With increasing focus on infrastructure projects and greater public demand for improvements, governments are preparing to ramp up construction projects. Part of the budgeting process has to acknowledge the cost of corruption.
It does not take a rocket scientist to figure out that construction and corruption go hand-in-hand. Corruption occurs in construction projects because of the incendiary mix of money, government bureaucracy, and lack of controls. The challenge for policy makers and prosecutors is to identify and implement strategies to minimize the occurrence and prosecute those companies and individuals caught in corruption schemes.
Some have estimated that losses from corruption can range as much as 10 to 30 percent of overall costs. When such a cost is considered, governments have to refocus their efforts to bring controls and proactive strategies in place to avoid huge losses in public money. Infrastructure investment is particularly important to almost every aspect of economic growth and development. One thing is clear, over costs and overruns in construction projects are commonplace and have a significant impact on emerging economies and the ability of leaders to promote economic development.
Books, papers, and a mountain of analyses have been produced to explain why the construction industry is so corrupt. Let’s look at a few of the significant factors.
The scale of construction projects is often large – dams, airports, railways and other projects create opportunities to inflate and conceal costs needed to fund bribery schemes. For government procurement systems, there are numerous opportunities to build in costs, conceal bribes, and operate within a specific set of governmental procurement requirements.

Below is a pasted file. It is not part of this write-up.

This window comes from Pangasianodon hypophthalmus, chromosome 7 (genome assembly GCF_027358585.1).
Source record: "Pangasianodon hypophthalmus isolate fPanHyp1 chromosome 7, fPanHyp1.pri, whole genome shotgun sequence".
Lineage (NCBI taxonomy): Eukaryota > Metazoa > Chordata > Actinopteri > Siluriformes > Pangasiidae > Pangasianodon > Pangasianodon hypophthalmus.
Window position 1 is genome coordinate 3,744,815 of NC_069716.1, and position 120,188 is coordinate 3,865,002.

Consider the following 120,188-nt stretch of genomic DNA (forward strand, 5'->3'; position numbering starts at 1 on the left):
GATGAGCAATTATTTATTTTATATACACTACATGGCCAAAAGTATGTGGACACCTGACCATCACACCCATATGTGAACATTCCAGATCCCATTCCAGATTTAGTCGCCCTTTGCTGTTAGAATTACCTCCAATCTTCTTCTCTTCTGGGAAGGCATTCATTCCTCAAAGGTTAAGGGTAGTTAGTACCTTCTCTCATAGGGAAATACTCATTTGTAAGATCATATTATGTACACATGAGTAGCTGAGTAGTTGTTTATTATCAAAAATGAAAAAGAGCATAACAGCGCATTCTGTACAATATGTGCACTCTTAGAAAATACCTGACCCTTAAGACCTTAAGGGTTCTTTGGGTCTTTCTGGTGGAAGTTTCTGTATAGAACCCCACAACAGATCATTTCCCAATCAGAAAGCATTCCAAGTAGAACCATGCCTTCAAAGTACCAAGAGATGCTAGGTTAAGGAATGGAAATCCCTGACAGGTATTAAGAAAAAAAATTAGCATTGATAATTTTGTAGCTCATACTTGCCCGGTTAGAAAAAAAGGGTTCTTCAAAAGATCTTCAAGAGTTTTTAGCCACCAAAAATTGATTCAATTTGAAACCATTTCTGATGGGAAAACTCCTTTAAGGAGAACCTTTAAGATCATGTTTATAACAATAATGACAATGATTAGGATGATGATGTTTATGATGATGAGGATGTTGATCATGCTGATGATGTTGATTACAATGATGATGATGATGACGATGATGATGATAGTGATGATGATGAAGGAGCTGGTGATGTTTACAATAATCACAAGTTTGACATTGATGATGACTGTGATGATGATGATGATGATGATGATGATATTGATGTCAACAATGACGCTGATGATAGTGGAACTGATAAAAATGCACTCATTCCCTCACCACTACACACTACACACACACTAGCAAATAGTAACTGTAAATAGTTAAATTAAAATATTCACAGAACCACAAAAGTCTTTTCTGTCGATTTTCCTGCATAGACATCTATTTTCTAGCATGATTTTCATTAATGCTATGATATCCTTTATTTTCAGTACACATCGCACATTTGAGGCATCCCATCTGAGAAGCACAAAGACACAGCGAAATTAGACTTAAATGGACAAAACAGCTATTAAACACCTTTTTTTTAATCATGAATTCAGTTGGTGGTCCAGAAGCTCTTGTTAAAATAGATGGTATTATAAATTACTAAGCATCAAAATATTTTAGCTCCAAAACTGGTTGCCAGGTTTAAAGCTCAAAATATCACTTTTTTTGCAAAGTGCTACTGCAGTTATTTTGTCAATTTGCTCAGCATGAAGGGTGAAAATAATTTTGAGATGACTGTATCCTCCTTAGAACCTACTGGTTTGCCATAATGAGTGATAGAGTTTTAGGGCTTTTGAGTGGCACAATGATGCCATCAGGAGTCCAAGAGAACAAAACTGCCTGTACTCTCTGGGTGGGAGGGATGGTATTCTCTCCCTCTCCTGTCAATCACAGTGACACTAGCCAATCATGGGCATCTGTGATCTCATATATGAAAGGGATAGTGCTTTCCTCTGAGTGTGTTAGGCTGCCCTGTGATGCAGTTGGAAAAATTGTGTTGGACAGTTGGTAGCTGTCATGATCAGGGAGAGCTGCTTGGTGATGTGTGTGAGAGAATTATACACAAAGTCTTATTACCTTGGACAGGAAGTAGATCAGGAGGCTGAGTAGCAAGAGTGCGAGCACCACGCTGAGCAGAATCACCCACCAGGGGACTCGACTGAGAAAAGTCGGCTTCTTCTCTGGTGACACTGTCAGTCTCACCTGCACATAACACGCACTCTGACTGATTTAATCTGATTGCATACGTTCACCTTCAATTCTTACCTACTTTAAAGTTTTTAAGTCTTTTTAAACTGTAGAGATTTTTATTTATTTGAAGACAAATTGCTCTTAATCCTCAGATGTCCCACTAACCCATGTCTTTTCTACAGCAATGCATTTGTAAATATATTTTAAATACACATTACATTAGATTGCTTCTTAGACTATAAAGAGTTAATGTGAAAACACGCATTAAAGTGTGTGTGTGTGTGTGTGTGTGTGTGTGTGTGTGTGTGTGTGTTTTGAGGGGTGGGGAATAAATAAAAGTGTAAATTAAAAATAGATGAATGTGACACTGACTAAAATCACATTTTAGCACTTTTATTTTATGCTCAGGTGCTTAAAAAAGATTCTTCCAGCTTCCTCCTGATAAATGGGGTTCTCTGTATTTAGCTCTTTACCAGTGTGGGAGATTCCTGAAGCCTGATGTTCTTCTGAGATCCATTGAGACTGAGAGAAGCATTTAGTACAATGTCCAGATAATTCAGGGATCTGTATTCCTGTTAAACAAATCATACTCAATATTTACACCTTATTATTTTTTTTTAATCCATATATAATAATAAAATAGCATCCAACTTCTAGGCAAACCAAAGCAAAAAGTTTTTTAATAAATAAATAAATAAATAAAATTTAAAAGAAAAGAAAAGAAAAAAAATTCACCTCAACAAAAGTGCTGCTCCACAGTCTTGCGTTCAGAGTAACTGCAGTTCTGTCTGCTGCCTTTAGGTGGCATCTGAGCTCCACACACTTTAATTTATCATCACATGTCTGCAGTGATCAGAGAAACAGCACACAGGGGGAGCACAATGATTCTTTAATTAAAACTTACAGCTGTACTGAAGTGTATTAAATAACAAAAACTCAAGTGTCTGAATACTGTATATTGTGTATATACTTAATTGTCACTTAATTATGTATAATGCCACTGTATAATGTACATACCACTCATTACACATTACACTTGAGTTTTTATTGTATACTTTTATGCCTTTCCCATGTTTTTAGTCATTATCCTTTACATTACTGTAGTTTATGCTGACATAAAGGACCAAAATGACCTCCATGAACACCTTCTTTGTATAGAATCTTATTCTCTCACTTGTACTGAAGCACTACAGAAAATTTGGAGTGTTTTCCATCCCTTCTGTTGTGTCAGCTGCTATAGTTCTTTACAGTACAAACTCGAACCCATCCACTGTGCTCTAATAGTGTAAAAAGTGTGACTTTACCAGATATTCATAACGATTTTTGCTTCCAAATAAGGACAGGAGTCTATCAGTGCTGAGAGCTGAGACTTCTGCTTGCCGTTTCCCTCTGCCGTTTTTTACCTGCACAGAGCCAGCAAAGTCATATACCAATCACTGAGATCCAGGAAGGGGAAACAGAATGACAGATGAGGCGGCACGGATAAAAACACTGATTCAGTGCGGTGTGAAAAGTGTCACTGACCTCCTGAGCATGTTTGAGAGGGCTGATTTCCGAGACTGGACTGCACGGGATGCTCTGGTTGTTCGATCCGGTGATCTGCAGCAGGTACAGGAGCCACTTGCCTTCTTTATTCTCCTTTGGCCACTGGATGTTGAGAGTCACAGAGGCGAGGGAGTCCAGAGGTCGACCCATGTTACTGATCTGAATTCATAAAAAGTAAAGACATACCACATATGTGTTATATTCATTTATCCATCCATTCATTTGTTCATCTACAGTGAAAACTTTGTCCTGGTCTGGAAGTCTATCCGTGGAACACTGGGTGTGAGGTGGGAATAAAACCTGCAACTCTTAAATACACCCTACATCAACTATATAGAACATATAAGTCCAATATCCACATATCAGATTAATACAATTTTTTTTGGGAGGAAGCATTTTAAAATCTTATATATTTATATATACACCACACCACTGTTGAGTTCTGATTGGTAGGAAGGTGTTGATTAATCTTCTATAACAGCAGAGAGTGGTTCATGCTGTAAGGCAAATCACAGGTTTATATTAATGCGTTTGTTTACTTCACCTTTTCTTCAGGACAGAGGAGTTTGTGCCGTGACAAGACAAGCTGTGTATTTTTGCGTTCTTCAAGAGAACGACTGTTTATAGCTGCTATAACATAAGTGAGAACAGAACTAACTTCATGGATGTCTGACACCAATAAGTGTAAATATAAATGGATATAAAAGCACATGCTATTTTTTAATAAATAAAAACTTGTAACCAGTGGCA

The number of government approvals required for such projects are large, requiring governments to regularly conduct reviews, inspections, and issue licenses. Each of these steps can be critical given the timing and importance of meeting substantive standards needed to continue the project within negotiated timeframes.
Construction projects involve multiple opportunities to conceal work and the cost for such projects – figuratively and literally. The transactions are often complex and involve multiple relationships among different trades and entities, requiring coordination and delivery schedules that are interdependent. Complex transactions again create opportunities for bribery and kickbacks.
In many situations, government procurement processes are not designed to minimize corruption but are aimed at ensuring timely delivery of projects with minimal cost overruns. With pressure to meet these requirements, contracting officers are targeted for bribery to seek necessary approvals, waivers and exemptions from stringent requirements. Lowest price bidding obsessions can lead to unfortunate results when it comes to anti-competitive bidding and corruption in the selection and implementation of construction projects.
Procurement reform is leading to a greater focus on overall performance, quality and reputation for compliance. Another reform measure is focusing on the importance of project preparation – meaning planning and design in order to reduce the risk for corruption later in the project.
Forward-thinking procurement departments are employing some traditional anti-corruption techniques. In some cases, governments are conducting their own risk assessment to identify those areas where corruption risks are the greatest. By focusing on the specific areas of risk, such as permitting and regulatory requirements, as well as the overall bidding and procurement steps, government are seeking to reduce the opportunities and the incentives for bribery and kickbacks. More government are instituting procurement reforms and basic financial controls to monitor and supervise government expenditures in these projects.